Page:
"There was once a Russian peasant who worked hard. The earth never failed to feed him and his family. His life was quiet and secure but he was never satisfied and happy. 'We have too little land. If we had more land, I would fear nothing and no one.' He borrowed money and bought twenty-five acres of land. 'Now he was his own master. The grain stood tall. He had a bountiful harvest, and he made a handsome profit at market. He was able to repay all his debts. There was peace and happiness under his roof.'

"But unfortunately, it did not last for long. He wanted more land so that he could become rich. Over and over again he moved his family, so that he could buy more and more land. One day a traveler told the peasant about good and fertile land in the faraway country of Bashkir. There, for one thousand rubles, a man could have as much land as he could walk around in one day, and:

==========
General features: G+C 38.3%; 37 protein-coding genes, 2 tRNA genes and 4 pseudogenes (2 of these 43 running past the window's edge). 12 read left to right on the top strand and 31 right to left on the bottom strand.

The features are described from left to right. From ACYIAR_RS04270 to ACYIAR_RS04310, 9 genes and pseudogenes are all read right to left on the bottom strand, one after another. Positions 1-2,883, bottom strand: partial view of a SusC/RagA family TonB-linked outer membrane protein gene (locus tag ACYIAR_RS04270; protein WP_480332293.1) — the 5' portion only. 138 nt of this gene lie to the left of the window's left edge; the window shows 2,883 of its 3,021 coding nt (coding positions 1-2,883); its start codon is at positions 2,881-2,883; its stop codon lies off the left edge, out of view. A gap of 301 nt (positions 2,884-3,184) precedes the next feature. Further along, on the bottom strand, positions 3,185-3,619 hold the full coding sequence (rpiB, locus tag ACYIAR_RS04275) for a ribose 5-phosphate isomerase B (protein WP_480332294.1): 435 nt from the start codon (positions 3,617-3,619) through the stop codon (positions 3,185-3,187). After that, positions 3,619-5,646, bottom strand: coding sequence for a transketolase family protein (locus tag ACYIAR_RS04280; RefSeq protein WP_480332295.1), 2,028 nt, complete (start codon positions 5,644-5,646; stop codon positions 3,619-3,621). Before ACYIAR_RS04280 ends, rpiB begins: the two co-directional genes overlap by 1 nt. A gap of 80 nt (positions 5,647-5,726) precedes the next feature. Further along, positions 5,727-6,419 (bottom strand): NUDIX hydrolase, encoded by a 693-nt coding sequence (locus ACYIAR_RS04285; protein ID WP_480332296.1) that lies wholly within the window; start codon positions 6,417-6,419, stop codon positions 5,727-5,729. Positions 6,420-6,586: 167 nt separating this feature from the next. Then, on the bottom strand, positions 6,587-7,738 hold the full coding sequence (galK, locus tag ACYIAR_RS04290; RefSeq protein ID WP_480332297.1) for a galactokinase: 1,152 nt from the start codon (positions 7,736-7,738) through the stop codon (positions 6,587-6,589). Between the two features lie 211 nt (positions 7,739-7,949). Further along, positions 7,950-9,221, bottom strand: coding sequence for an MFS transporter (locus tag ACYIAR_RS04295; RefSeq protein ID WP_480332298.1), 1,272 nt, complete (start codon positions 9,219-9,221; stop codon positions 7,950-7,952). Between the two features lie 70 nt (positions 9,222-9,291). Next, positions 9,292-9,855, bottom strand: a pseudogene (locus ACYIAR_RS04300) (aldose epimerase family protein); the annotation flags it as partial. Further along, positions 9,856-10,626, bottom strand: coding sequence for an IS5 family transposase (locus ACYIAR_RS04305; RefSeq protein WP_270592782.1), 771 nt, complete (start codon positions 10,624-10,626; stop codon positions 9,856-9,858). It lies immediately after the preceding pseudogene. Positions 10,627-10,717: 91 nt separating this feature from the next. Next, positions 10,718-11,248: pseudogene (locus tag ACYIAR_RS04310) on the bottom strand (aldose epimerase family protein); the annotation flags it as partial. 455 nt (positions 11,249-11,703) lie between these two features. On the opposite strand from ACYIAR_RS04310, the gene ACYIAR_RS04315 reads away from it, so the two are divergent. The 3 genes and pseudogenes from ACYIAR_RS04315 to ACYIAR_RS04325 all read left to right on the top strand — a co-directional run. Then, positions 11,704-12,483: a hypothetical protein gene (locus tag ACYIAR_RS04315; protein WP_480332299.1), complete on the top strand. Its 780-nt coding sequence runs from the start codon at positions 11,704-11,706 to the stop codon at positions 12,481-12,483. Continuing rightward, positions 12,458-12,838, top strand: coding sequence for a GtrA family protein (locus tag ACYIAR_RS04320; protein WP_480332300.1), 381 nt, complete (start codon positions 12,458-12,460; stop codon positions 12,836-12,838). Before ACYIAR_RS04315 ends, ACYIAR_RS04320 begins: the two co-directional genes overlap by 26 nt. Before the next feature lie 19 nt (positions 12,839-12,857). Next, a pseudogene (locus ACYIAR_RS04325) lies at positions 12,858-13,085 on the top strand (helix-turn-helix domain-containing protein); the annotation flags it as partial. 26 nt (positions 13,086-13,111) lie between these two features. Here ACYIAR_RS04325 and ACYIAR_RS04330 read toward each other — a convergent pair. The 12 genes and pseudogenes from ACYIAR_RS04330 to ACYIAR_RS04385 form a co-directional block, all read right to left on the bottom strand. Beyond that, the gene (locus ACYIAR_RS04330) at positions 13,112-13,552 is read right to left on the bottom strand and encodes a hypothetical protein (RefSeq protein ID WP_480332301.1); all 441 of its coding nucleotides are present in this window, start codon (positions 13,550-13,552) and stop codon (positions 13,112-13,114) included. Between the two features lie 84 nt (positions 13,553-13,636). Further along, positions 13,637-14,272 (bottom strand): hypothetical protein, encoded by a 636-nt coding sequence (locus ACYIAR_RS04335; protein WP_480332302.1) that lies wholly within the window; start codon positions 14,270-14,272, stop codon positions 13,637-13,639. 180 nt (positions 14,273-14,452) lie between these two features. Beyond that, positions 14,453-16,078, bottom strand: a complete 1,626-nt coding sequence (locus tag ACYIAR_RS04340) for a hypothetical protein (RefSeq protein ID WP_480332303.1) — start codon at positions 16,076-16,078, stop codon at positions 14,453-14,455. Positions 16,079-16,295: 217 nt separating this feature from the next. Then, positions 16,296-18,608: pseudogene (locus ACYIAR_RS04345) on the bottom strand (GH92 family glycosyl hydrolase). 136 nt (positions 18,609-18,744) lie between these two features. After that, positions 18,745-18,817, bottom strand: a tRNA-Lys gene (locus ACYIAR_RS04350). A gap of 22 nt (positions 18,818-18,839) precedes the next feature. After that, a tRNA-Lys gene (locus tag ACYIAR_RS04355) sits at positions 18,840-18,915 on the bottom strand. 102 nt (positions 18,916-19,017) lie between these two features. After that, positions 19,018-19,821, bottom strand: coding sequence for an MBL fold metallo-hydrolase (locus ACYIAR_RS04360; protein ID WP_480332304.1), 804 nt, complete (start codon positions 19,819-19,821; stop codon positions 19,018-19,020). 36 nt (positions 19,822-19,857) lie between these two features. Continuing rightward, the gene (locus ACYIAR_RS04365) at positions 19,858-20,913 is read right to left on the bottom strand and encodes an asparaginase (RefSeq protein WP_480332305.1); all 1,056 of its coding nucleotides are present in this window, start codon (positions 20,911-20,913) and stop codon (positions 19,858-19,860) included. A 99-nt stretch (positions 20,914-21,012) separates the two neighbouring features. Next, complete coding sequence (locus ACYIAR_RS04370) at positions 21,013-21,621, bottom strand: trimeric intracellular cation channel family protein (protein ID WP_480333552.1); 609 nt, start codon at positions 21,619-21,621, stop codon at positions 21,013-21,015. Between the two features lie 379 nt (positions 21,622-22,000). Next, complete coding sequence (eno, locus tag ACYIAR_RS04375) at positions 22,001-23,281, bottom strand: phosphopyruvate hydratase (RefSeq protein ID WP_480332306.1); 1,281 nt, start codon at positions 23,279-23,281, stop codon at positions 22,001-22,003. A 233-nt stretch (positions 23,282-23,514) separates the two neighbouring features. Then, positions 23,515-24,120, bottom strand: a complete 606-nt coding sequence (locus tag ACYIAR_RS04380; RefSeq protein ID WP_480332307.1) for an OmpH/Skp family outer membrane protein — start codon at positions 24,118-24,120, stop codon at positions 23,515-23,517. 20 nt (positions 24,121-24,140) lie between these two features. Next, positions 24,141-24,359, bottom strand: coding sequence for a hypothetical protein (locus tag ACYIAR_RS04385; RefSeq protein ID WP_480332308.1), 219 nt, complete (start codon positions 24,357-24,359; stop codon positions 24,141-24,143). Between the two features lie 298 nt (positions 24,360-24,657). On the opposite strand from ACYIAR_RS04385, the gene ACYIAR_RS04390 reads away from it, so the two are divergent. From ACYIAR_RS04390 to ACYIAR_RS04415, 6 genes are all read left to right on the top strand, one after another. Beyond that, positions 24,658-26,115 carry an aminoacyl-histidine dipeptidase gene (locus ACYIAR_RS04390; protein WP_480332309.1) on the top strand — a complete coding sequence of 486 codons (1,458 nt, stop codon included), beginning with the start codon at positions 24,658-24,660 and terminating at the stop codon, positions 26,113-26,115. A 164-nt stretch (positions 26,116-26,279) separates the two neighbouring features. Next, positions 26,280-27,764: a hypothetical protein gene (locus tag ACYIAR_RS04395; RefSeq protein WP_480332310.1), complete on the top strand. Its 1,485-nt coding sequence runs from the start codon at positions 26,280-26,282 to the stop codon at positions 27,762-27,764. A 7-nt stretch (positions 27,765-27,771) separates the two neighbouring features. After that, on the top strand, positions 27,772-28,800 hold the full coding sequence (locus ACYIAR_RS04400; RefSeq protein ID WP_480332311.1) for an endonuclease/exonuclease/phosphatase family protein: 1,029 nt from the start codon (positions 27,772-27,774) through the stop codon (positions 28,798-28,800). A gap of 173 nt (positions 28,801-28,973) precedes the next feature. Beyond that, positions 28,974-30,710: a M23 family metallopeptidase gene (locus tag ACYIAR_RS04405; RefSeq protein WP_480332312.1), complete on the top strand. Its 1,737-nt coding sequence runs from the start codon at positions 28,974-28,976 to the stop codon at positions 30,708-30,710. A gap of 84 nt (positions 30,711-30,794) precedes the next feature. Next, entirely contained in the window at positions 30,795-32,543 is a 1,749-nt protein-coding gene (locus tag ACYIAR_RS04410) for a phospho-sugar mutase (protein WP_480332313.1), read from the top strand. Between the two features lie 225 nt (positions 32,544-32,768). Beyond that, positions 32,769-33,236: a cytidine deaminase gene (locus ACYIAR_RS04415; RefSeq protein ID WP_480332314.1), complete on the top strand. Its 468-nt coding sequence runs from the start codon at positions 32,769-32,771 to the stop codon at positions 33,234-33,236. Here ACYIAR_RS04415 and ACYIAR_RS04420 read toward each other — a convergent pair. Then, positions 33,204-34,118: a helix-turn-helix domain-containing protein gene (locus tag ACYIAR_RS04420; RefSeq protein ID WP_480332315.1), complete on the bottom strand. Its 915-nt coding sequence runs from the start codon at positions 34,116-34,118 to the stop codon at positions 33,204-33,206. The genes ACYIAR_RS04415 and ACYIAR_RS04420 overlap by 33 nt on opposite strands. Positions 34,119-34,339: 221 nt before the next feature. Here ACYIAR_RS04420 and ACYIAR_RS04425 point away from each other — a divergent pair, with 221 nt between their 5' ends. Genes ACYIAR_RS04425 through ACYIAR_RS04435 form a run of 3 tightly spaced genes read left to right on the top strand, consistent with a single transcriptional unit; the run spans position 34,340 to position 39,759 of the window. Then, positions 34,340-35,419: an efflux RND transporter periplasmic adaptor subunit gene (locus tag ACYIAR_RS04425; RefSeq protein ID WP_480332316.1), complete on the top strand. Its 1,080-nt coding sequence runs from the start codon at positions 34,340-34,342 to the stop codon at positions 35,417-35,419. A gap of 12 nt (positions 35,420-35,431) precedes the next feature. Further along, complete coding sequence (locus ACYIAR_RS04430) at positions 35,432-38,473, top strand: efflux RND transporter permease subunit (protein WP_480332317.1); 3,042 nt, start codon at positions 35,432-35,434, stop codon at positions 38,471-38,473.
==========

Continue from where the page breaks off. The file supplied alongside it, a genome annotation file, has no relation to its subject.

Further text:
"Leo Tolstoy's short story about a man's consumption by greed. Honest, hardworking sharecropper Buck believes that a piece of land to call his own will make him truly happy. He and his wife eventually procure some acreage, but when Buck learns that other farmers have more than he does, he becomes obsessed with improving his lot. A never-ending quest to acquire still more land leads him to make a deal that will test his greed and his physical strength like never before. He literally dies trying to claim a huge parcel of territory and ultimately ends up with 'as much land as he'll ever need -- six feet from his head to his heels.'